The Drug Repositioning Revolution: Rescuing & Repurposing Drugs
Cost containment and improving ways of treating people are key drivers for healthcare systems. Unfortunately, these do not often go hand in hand. Finding novel therapeutics with enhanced efficacy is both time consuming and costly – and offers low rates of success in relation to effort expended, in terms of time that needs to be invested.
Repositioning drugs provides alternative routes for bringing drugs to market. This includes both repurposing and rescuing drugs.
Repurposing drugs is the study of small molecules or biologics already approved for one disease or indication to investigate whether they may be suitable for treating other diseases. Rescuing drugs is studying molecules that have previously been through some clinical trials but for some reason have not been submitted for approval as a drug.
Drug repositioning is supported by a couple of scientific concepts. One is that a single drug interacts with multiple targets; the other is that targets associated with one disease or biological process are often relevant to a number of biological processes. There are, therefore, two main approaches for repositioning. One is having a known compound and new target site of action, the other is a known target and new indication.
In essence, repositioning is not new. Some pharmaceutical companies reposition during the early stages of development, as they recognise that biological systems overlap and researchers share compounds, and libraries of compounds, that fail in one disease with researchers working on other areas. This recognises the fact that a side effect in one disease could be the disease indication in another.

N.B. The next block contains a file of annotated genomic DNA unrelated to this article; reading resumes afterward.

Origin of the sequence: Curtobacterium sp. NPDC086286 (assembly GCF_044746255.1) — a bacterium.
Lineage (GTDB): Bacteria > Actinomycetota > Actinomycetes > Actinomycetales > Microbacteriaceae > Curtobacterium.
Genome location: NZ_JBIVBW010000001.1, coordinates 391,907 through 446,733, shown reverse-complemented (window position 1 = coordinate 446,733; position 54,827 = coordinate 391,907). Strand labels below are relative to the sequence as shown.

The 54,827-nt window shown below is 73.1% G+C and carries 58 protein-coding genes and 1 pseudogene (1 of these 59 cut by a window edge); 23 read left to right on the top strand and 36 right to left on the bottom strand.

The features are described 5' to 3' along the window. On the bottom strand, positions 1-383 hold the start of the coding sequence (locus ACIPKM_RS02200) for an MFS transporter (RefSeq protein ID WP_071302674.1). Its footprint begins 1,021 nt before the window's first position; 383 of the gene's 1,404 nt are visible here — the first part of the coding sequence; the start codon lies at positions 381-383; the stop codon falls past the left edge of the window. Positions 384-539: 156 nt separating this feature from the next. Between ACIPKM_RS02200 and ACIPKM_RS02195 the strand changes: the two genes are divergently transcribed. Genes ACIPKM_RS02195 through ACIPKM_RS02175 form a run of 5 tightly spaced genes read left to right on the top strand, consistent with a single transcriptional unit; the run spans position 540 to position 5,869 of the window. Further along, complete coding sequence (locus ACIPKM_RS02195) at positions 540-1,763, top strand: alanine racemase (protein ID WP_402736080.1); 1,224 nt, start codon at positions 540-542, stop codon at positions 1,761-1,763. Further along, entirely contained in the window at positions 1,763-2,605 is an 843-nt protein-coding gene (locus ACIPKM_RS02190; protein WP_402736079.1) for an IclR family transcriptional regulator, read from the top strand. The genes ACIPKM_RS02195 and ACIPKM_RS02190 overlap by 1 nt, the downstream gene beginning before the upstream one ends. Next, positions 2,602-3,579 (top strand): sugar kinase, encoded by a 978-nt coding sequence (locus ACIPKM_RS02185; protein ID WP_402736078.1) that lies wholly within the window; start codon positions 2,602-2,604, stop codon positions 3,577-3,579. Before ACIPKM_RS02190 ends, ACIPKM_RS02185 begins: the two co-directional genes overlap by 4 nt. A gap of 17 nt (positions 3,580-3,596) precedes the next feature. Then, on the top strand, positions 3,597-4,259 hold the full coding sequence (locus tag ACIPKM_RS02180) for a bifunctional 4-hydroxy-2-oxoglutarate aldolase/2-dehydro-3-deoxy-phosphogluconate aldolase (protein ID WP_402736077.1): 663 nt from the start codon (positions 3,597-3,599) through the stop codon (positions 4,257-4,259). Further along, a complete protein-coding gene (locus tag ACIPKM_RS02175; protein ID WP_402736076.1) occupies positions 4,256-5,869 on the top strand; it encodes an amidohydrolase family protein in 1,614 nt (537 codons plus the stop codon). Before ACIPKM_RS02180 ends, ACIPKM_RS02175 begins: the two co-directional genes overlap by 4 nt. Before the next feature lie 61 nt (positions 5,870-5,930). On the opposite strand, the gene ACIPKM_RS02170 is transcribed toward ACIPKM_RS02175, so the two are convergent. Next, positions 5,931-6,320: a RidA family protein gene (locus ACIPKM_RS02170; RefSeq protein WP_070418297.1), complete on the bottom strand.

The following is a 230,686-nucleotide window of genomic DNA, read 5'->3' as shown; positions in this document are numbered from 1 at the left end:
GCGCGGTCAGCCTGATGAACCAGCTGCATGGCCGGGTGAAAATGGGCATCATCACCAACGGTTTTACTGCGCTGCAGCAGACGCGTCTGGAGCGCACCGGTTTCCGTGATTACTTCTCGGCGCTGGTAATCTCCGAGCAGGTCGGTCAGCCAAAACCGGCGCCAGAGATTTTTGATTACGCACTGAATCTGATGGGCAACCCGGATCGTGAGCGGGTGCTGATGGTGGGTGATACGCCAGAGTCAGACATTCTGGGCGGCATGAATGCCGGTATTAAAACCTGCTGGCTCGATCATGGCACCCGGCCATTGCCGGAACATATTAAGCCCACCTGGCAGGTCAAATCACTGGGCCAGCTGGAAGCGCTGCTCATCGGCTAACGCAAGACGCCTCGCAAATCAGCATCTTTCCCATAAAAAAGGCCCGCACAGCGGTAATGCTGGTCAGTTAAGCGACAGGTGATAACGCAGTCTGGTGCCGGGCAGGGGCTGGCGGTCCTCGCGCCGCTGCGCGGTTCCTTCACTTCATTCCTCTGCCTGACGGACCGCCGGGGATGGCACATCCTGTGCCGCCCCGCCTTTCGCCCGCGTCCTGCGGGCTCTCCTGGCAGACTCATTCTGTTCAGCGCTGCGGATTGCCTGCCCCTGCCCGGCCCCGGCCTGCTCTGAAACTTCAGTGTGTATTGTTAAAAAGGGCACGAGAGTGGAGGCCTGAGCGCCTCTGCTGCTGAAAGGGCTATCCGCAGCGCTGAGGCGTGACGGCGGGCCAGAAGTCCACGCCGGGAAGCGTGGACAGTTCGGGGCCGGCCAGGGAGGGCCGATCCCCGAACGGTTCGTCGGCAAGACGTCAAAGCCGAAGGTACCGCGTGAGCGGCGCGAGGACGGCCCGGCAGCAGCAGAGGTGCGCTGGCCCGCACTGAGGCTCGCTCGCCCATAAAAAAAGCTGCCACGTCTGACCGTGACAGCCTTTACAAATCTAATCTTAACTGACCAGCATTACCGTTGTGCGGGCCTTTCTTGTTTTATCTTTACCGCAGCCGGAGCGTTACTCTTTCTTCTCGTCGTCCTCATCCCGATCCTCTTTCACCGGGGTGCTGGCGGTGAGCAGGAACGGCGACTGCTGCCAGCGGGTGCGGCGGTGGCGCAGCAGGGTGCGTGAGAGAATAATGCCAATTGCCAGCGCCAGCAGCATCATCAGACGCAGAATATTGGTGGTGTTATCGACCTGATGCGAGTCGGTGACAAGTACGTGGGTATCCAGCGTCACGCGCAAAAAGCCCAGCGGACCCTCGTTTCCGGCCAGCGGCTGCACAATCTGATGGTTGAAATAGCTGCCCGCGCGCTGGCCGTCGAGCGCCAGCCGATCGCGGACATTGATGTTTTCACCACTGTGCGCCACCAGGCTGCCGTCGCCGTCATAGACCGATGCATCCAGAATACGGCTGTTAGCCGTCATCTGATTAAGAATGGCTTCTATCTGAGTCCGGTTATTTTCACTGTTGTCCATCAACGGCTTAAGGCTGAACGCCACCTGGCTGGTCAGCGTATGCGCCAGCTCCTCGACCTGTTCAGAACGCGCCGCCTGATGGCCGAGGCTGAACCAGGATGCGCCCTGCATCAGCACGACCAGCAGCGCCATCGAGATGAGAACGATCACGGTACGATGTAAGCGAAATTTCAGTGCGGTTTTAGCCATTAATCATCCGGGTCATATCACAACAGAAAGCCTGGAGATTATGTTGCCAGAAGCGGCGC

Additionally, serendipitous clinical effects have, and continue to be, a significant source of repositioned drugs. Indeed, this was true for one of the most famous repositioned drugs – Viagra®. It was originally on trial as the active Sildenafil for angina and hypertension. However, Phase I trials revealed more than the researchers had bargained for, and the drug was eventually approved for erectile dysfunction.
Repositioning drugs has grown in recent years – a trend that is predicted to continue – with notable activities occurring. Dedicated conferences such as the World Drug Repositioning Congress and the Drug Repositioning & Indications Discovery Conference did not exist a few years ago1. Significant government changes have also occurred, encouraging researchers and drug companies alike to make more out of existing therapeutics or molecules that may have hidden beneficial effects.
In 2011, the National Center for Advancing Translational Science (NCATS) became the latest NIH center. Its aim is to transform the translational science process to get new treatments to patients faster. It encourages broad collaborations focused on what is common across diseases and the translational process, rather than targeting particular diseases and fundamental science.
In May 2012, NCATS created the Discovering New Therapeutic Uses for Existing Molecules programme. This is a pilot programme aimed at developing partnerships between pharmaceutical companies and the research community. Its aim is to advance the development of new therapeutics from existing molecules that have already undergone significant research and development by industry, including early clinical trials.
The programme is a direct result of a 2011 NIHIndustry Roundtable Workshop and matches NIHfunded researchers with specific pharmaceutical compounds to explore new treatments for patients. AbbVie, AstraZeneca, Bristol-Myers Squibb Company, Eli Lilly, GlaxoSmithKline, Janssen Research & Development, Pfizer and Sanofi provided 58 compounds for the pilot programme. In June 2013, following the NIH challenging its research community to come up with ideas for new uses for the molecules, nine projects in eight disease areas, including Alzheimer’s and schizophrenia, worth close to $13 million, were awarded by the NIH.